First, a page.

By Jim Vines | firstname.lastname@example.org
The Department of Veterans Affairs says it is moving forward with a plan to provide burial services for veterans in rural areas where there are no available VA national cemeteries, state cemeteries or tribal veterans cemeteries.
Under the Rural Initiative Plan, the VA will build small national veterans burial grounds within existing public or private cemeteries in rural areas where the unserved veteran population is 25,000 or less within a 75-mile radius. The VA remains committed to improving service to veterans living in rural areas.
A national veterans burial ground will be a small, VA-managed section of 3-to-5 acres within an existing public or private cemetery. The VA will provide a full range of burial options and control the operation and maintenance of these lots. These sections will be held to the same national standards as the VA run national cemeteries.
The VA plans to open eight national veterans burial grounds that will serve veterans in the areas of Fargo, N.D., Rhinelander, Wis., Cheyenne, Wyo., Laurel, Mont., Idaho Falls, Idaho, Cedar City, Utah, Calais, Maine and Elko, Nev. The VA is still evaluating suitable sites for its Rural Initiative Plan. In Laurel, Mont., the VA along with local officials is exploring the feasibility of acquiring a portion of the Yellowstone County Veterans Cemetery to establish as a national veterans burial ground. VA officials will announce further details about the eight new burial grounds available to more than 136,000 veterans and their eligible dependents.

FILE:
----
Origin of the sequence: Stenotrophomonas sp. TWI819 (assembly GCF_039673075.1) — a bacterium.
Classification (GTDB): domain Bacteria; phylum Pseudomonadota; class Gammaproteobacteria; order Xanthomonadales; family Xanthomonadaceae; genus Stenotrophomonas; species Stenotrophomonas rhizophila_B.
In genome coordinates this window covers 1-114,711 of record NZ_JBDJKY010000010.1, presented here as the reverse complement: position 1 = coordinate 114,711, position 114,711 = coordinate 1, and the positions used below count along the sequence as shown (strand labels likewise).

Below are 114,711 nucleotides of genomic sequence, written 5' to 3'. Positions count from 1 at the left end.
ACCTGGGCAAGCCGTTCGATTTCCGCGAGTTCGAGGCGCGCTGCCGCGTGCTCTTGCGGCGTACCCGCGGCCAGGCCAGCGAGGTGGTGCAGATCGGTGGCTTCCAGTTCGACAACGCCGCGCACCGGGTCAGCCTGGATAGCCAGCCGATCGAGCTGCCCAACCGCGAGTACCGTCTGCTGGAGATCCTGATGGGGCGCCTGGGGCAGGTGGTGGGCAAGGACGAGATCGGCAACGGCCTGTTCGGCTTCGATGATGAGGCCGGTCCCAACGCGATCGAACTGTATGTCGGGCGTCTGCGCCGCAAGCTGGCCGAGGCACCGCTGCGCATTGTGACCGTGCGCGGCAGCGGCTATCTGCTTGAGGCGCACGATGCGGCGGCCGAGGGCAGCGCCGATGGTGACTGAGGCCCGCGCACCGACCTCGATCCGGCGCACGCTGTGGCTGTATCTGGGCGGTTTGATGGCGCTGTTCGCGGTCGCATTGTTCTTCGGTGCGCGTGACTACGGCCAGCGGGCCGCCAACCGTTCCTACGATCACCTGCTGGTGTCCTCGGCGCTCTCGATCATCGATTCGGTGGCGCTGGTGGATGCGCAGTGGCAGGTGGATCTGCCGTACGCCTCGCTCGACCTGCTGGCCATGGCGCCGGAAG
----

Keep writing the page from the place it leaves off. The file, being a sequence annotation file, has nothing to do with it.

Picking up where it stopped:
The VA operates 131 national cemeteries in 39 states and Puerto Rico and 33 soldiers lots and monument sites. Nearly four million Americans, including veterans of every war and conflict, from the Revolutionary War to the current conflicts in Iraq and Afghanistan, are buried in VA’s national cemeteries on more than 19,000 acres.
Veterans with a discharge issued under conditions other than dishonorable, their spouses and eligible dependent children can be buried in a VA national cemetery. Other burial benefits available for all eligible veterans, regardless of whether they are buried in a national cemetery or a private cemetery, include a burial flag, a Presidential Memorial certificate and a government headstone, a grave marker or medallion.
More information on VA burial benefits are available at national cemetery locations or at www.cem.va.gov . To make burial arrangements at the time of need at any VA national cemetery, call the National Cemetery Scheduling Office at 1-800-535-1117. or contact a local veterans service officer.
Speak to you again next week.
Jim Vines is commander of AmVets Post 133 in Mineral Wells.
By Jim Vines | email@example.com
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